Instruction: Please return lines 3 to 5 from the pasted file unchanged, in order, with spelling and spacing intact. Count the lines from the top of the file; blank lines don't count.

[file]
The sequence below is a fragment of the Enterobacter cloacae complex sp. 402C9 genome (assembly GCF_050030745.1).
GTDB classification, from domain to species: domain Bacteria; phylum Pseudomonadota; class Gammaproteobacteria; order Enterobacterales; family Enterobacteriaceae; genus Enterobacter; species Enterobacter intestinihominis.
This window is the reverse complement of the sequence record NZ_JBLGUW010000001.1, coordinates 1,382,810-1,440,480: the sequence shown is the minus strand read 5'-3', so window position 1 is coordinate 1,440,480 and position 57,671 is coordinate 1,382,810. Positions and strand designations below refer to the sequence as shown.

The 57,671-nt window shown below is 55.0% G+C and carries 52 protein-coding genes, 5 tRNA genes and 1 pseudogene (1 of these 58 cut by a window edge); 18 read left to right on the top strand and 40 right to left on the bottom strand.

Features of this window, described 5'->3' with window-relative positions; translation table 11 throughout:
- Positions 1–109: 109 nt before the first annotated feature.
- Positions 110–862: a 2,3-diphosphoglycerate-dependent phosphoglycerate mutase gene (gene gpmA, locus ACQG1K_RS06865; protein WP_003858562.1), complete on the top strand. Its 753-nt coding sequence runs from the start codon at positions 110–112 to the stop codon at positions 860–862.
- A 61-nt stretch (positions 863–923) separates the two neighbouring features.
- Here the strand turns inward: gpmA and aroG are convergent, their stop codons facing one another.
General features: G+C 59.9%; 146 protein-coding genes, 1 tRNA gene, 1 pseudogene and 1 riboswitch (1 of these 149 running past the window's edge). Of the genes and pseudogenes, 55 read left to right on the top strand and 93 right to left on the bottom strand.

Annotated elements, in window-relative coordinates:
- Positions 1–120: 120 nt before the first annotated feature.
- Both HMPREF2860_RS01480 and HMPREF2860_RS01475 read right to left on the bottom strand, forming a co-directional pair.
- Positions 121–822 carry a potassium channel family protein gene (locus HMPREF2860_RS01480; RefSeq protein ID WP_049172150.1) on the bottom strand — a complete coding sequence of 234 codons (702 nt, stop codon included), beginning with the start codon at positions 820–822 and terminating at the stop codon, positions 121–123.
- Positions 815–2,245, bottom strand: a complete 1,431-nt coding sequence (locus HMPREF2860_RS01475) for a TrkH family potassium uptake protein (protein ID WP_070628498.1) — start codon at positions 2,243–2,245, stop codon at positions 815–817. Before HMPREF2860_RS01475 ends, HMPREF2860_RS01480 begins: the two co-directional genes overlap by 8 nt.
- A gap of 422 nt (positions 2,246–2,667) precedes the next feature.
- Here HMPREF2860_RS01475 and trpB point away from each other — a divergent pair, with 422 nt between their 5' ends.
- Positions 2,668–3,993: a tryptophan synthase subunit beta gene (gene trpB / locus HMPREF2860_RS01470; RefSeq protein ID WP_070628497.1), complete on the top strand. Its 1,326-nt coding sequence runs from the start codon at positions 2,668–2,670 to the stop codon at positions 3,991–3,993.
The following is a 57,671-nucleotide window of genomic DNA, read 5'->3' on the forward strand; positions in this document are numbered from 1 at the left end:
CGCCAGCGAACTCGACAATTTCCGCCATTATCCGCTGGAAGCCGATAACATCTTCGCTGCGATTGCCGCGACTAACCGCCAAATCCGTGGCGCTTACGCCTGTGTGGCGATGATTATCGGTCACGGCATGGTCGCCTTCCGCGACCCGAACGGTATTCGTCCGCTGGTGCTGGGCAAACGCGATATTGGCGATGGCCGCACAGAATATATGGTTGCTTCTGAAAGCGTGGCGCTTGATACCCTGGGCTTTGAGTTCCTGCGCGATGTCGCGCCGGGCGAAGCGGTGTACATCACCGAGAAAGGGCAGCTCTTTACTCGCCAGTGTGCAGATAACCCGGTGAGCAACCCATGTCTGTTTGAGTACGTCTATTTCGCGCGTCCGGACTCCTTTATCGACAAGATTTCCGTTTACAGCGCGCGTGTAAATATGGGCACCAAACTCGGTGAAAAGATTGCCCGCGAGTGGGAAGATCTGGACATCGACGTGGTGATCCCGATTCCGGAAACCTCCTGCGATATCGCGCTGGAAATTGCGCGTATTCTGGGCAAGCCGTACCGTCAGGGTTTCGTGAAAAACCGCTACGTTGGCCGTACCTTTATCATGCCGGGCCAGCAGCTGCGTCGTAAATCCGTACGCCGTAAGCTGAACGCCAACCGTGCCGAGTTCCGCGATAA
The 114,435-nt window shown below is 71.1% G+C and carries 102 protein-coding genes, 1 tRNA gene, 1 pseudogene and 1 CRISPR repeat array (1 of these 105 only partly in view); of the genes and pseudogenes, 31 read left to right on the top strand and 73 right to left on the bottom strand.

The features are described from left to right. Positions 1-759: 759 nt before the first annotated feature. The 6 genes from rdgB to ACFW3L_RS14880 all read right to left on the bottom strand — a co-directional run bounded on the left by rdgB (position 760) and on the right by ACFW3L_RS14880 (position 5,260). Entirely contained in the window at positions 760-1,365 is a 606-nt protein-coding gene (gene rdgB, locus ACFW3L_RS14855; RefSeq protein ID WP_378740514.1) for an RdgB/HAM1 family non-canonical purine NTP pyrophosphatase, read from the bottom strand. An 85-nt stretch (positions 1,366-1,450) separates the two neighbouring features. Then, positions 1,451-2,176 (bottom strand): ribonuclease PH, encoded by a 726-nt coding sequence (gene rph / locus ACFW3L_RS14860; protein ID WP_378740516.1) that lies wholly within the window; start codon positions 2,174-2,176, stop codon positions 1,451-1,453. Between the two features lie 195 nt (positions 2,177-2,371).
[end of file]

This window is the reverse complement of the sequence record NZ_JBLGUW010000001.1, coordinates 1,382,810-1,440,480: the sequence shown is the minus strand read 5'-3', so window position 1 is coordinate 1,440,480 and position 57,671 is coordinate 1,382,810. Positions and strand designations below refer to the sequence as shown.

The 57,671-nt window shown below is 55.0% G+C and carries 52 protein-coding genes, 5 tRNA genes and 1 pseudogene (1 of these 58 cut by a window edge); 18 read left to right on the top strand and 40 right to left on the bottom strand.

Features of this window, described 5'->3' with window-relative positions; translation table 11 throughout: